Inspector-General of Police Joseph Boinnet has denied reports that police officers at the Kenya-Somalia border were bribed to let terrorists into the country.
According to a United Nations report, Kenyan security forces accepted bribes from the terrorists in order to allow five suicide bombers to enter the country in February.
According to the UN report, investigations into a foiled attack in February 2018 revealed that Al-Shabaab operatives crossed the Kenya-Somalia border five times in three months, detected but unobstructed, by giving Sh2,000 bribes to security forces.
But speaking Sunday in Mombasa, Mr Boinnet said reports of police being bribed were “close distortion and exaggeration of the UN report”, adding that “the report was based on the accounts given to the UN by our officers”.
“It has nothing at all of what was depicted by that newspaper. Those kinds of headlines do not help anybody at all but the enemy. The truth of the matter is we worked extremely hard and we do so willingly to protect and secure our people,” said Mr Boinnet in reaction to a Daily Nation report that exposed the “disturbing side of the police”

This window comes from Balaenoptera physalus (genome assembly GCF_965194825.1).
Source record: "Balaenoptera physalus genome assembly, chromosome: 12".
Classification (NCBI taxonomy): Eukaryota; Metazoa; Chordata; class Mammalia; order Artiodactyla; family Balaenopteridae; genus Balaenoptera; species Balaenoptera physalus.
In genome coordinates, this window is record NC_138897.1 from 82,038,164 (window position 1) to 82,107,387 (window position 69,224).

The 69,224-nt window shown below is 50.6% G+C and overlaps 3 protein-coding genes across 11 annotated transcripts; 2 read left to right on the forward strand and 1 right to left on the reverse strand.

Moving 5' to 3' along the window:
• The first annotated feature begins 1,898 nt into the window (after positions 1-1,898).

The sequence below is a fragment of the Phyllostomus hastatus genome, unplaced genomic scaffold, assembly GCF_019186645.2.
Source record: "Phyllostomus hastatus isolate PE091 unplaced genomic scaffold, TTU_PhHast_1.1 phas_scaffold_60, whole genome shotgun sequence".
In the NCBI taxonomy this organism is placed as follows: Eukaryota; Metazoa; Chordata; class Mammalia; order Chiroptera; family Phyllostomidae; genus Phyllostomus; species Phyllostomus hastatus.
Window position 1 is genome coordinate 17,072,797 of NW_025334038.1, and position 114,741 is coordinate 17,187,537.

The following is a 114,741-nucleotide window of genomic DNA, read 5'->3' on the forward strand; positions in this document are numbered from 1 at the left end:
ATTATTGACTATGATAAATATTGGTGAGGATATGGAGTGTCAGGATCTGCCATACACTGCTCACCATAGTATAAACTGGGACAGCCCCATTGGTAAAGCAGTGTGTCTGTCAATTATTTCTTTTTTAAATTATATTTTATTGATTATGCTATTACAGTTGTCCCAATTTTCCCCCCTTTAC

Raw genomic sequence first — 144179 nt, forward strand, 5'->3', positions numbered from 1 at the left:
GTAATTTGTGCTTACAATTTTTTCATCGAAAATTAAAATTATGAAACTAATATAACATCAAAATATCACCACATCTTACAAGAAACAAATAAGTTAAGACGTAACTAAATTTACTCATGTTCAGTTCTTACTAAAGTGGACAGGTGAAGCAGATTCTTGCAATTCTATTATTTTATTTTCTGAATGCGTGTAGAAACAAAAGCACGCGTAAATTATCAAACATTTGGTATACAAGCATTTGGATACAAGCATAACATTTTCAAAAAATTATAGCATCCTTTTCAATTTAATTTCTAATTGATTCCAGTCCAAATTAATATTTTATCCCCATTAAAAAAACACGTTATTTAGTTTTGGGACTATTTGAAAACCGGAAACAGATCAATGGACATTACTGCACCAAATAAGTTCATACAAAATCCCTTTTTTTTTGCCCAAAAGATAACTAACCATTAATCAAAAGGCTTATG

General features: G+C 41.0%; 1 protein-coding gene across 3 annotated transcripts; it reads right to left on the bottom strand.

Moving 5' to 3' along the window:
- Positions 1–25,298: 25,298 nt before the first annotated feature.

The IG further said that the interception of a vehicle which was carrying explosives in Merti, Isiolo County was “not by chance.”
Police had, during a routine patrol in Merti in February, arrested two suspected Al-Shabaab operatives — Abdimajit Hasan Adan and Mohammed Nanne Osman — as they drove the vehicle laden with bombs intended for a complex attack in Nairobi, which the UN says would have been the most significant Al-Shabaab attack outside Somalia since the Garissa University College massacre of April 2015.
“The interception of the vehicle in Merti was not something that happened by chance. There was a lot of background work done by a number of agencies to ensure the vehicle does not cross and we got it,” said Mr Boinnet.
The UN notes that, in all of Adan’s and Nanne’s numerous journeys back and forth across the porous Kenya-Somalia border, they seemed not to encounter any resistance from Kenyan security forces manning the border.
If they did, they did not reveal that information to the interrogating officers in Nairobi after they were arrested.
But Mr Boinnet noted that security agents are committed to securing the country’s borders, adding that a number of terrorist plots have been foiled.
“I can say that with confidence. We in the security sector together with the public have done very well in foiling tens of plots targeting Kenyans and we are committed to this course,” added Mr Boinnet.
Mr Boinnet said the launching of Kenya Coast Guard Services (KCGS) will boost maritime security.
“The multi-agency service will bring together a number of security agents together which is of benefit to the security of our ocean,” said Mr Boinnet.
President Uhuru Kenyatta will officially launch the special force at Liwatoni in Mombasa on Monday.